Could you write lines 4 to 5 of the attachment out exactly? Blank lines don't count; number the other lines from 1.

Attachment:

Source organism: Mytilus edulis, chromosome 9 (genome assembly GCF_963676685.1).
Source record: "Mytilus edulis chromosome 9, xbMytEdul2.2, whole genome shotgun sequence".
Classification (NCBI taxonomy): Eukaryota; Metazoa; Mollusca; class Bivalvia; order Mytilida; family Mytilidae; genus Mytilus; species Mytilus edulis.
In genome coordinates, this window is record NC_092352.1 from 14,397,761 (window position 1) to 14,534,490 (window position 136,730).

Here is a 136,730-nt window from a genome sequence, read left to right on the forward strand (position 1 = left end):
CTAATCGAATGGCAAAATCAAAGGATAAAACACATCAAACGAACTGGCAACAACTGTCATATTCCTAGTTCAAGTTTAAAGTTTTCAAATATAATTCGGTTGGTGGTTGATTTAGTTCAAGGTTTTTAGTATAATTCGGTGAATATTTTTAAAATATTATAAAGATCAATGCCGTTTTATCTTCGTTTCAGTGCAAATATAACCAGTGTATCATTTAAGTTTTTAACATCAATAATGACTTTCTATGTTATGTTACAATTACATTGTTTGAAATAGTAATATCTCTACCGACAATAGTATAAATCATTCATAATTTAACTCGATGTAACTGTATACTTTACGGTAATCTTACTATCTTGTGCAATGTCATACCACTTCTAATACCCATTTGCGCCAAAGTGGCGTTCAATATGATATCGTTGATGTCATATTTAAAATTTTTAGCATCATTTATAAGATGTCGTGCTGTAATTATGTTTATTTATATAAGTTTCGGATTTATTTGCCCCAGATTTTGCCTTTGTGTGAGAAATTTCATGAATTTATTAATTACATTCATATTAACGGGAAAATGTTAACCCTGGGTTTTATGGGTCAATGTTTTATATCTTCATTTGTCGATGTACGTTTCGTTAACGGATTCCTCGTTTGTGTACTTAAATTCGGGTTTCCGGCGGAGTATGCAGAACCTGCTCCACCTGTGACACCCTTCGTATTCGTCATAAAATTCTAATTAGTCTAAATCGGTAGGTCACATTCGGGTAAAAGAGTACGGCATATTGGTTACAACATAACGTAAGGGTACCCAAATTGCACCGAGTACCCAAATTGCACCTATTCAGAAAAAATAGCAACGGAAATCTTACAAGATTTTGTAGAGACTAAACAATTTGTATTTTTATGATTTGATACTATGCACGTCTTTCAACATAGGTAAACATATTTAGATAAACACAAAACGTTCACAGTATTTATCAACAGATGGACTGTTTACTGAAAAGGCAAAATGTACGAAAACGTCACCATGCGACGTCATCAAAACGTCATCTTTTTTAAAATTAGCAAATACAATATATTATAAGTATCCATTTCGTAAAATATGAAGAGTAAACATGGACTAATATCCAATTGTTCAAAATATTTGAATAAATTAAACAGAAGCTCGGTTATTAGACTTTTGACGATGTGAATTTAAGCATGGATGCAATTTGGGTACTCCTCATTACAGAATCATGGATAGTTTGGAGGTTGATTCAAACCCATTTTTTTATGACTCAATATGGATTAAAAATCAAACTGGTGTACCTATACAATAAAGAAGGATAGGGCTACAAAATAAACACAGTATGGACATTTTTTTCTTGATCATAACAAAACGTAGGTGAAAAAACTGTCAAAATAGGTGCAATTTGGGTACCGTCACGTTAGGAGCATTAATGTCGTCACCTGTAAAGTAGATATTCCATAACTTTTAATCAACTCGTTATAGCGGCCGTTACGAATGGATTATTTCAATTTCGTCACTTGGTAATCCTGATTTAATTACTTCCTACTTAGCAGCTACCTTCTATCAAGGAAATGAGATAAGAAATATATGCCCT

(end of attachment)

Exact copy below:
In genome coordinates, this window is record NC_092352.1 from 14,397,761 (window position 1) to 14,534,490 (window position 136,730).

Here is a 136,730-nt window from a genome sequence, read left to right on the forward strand (position 1 = left end):